Air can be turned into drinking water – using just salt and sunlight, say scientists

Drinking water can be created out of thin air using just salt and sunlight, say scientists.

As Britain suffers its longest drought in over four decades a simple technique has been developed to combat the biggest threat from global warming.

It offers a cheap solution for providing the most vulnerable populations in the world with water – some of whom lack access for at least a month every year.

Delivering safe drinking water to areas where it’s scarce would change the lives of four billion people living in the driest areas far from the coast.

Three common salts magnesium sulphate, copper chloride and copper sulphate captured water from air with relative humidity as low as 15 per cent, typical of the most rain-poor places on Earth.

Using a heat analyser and a water vapour generator the study published in Environmental Science and Technology found they produced fresh, clean water when subjected to even weak sunlight.

Renyuan Li, a PhD student at King Abdullah University of Science and Technology in Saudi Arabia, said the amount of water in the atmosphere is equivalent to ten per cent of every freshwater lake on earth.

He said: “We found these salts not only work when the sunlight is strongest – at noon or early afternoon – but that they also perform well during other times of the day such as morning and late afternoon.

“This is important because the extended operating hours could broaden the range of conditions in which the process can be used.”

The low-cost method could be used to provide portable water to dry, land-locked regions just by harvesting vapour with commonly available salts – and sunlight.

Many parts of the world such as the sub-Saharan countries of Africa have little or no access to surface water or ground-water supplies.

They often have to rely on the transportation of fresh water over long distances, which is costly and inefficient.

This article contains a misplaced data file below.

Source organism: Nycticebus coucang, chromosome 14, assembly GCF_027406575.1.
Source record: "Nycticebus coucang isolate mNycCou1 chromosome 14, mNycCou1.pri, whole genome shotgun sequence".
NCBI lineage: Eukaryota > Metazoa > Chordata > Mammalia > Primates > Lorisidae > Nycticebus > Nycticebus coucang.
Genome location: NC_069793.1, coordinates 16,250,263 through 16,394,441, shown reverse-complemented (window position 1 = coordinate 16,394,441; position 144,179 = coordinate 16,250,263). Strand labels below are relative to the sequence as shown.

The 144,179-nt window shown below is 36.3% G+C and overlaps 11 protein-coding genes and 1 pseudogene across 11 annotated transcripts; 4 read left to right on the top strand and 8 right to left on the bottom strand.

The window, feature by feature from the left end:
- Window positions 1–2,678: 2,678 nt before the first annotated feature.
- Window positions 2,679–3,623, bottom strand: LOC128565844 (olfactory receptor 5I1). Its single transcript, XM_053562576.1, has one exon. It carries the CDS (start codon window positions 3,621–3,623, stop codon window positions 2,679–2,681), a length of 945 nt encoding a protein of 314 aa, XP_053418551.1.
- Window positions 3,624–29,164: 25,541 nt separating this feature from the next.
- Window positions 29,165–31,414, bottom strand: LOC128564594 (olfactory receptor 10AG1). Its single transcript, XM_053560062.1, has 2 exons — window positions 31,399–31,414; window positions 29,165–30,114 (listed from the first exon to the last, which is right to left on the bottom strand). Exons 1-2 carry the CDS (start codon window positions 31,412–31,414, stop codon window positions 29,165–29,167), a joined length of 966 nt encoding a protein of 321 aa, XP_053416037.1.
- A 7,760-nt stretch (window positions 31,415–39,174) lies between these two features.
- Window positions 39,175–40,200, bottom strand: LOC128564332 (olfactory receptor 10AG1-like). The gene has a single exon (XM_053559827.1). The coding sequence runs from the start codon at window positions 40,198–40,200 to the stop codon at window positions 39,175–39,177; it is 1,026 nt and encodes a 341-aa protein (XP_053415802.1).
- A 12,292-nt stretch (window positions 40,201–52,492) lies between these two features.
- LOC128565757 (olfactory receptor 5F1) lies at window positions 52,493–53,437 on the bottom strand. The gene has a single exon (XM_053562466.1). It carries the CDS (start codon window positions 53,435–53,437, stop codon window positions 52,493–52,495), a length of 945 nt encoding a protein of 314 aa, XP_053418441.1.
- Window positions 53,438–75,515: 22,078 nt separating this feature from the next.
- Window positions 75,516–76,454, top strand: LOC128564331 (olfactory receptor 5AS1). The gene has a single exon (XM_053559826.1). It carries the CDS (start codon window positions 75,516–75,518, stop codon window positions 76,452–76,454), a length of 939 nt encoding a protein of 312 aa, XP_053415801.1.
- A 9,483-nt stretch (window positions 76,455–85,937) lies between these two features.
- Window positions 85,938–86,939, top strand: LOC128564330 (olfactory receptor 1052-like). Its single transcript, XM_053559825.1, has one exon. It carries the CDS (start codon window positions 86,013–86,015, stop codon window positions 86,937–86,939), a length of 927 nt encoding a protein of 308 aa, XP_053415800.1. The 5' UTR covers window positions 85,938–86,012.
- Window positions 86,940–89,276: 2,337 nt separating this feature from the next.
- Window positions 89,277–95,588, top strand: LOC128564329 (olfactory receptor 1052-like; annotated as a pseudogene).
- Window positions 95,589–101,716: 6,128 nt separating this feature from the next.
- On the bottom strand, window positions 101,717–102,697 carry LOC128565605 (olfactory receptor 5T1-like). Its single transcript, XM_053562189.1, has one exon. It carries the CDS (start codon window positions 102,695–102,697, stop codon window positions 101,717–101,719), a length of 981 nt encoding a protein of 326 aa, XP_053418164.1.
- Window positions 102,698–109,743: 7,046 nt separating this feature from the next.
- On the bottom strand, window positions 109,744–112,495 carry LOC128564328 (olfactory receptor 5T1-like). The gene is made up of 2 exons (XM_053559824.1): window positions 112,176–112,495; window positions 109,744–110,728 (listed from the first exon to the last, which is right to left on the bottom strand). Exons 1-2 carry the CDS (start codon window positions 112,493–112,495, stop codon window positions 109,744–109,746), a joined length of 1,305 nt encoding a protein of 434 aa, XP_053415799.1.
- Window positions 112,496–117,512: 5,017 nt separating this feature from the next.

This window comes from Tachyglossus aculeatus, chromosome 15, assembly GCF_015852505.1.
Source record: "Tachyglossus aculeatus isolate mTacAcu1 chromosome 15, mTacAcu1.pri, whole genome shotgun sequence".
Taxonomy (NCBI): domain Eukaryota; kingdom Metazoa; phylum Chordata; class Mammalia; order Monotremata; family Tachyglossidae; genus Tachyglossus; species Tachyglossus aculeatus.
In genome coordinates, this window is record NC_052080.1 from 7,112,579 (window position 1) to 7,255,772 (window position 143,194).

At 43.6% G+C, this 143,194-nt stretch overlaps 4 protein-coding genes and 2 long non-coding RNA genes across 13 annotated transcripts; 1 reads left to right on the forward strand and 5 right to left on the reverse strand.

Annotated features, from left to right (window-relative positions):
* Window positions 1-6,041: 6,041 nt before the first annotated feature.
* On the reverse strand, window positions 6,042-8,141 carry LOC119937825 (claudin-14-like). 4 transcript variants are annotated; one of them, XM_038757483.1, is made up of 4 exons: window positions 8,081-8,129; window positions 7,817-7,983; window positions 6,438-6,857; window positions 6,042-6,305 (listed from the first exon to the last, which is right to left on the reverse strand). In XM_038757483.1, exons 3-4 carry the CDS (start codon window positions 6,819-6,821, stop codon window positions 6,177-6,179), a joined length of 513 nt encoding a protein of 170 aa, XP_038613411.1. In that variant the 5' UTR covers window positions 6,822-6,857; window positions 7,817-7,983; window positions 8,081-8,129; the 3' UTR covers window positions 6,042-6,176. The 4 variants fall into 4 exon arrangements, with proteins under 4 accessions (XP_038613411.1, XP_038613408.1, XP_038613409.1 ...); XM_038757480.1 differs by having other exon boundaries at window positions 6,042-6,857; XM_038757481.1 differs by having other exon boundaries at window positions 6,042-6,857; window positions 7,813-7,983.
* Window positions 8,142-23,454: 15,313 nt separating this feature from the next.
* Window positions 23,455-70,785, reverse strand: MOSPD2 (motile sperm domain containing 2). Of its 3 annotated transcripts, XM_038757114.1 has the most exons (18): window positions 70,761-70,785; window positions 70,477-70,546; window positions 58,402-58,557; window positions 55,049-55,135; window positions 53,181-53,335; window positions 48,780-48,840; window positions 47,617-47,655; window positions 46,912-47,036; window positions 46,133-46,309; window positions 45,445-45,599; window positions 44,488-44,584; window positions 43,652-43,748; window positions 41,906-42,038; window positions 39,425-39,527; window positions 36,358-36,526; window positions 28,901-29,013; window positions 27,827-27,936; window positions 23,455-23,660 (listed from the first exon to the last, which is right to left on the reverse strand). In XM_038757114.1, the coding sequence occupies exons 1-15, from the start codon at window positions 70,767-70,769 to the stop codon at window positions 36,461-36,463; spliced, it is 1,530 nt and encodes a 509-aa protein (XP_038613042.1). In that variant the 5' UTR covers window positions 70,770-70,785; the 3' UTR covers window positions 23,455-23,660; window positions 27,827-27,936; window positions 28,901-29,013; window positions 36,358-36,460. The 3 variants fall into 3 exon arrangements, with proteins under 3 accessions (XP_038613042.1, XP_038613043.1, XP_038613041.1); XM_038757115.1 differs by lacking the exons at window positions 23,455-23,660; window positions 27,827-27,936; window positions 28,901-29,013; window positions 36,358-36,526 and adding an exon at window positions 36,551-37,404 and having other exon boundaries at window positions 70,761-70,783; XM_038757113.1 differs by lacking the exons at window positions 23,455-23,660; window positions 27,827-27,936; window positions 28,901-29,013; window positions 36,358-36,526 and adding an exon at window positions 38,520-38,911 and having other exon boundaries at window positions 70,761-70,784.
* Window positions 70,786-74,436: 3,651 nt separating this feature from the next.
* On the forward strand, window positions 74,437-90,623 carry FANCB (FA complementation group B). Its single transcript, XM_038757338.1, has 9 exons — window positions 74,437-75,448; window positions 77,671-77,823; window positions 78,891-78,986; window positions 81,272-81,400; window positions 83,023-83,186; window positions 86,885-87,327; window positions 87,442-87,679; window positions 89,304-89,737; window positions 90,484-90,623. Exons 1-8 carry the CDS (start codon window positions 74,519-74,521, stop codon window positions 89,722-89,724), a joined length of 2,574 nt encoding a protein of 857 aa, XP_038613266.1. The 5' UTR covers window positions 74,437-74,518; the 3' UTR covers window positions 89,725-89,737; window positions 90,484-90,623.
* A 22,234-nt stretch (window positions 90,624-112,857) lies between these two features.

Yet even in the driest desert regions there is an abundance of water in the atmosphere, consisting of water droplets.

The salts capture them from the air at night and when placed under sunlight they release drinking water.

Mr Li said: “Although techniques like engineered-cold surface-induced condensation or fog harvesting are used around the world, low year-round relative humidity levels and a lack of power to run condensers often prevent the harvesting of atmospheric water for many regions.”

His team investigated 14 salts for their physical and chemical properties and their water-vapour harvesting and release capacity.

They said the three that were most effective could be useful in many poor, dry regions.

Mr Li’s supervisor Professor Pen Wang said: “We are now working on salt-based composite materials with significantly enhanced water-uptake capacity which we consider to be the second-generation of our atmospheric water generator.”

Mr Li said: “In areas neither close to any surface water or sea nor having groundwater conditions, the communities have no choice but typically to rely on very uneconomical long distance transportation of fresh water.

“On the other hand, there is always plenty of water available in the atmosphere even in very dry desert regions, and the atmospheric water, consisting of water vapour and water droplets, is a resource equivalent to about 10% of all fresh water in lakes and is equivalent to six times the water in all rivers on Earth.”

Capturing atmospheric water droplets is in operation in remote villages in more than 25 countries worldwide now.

But the harvesting necessitates consistently high relative humidity in the air which makes it viable only in a few places such as the western Mediterranean basin and South Africa.

This restrains its application from most other regions whereas his would not, he said.

 

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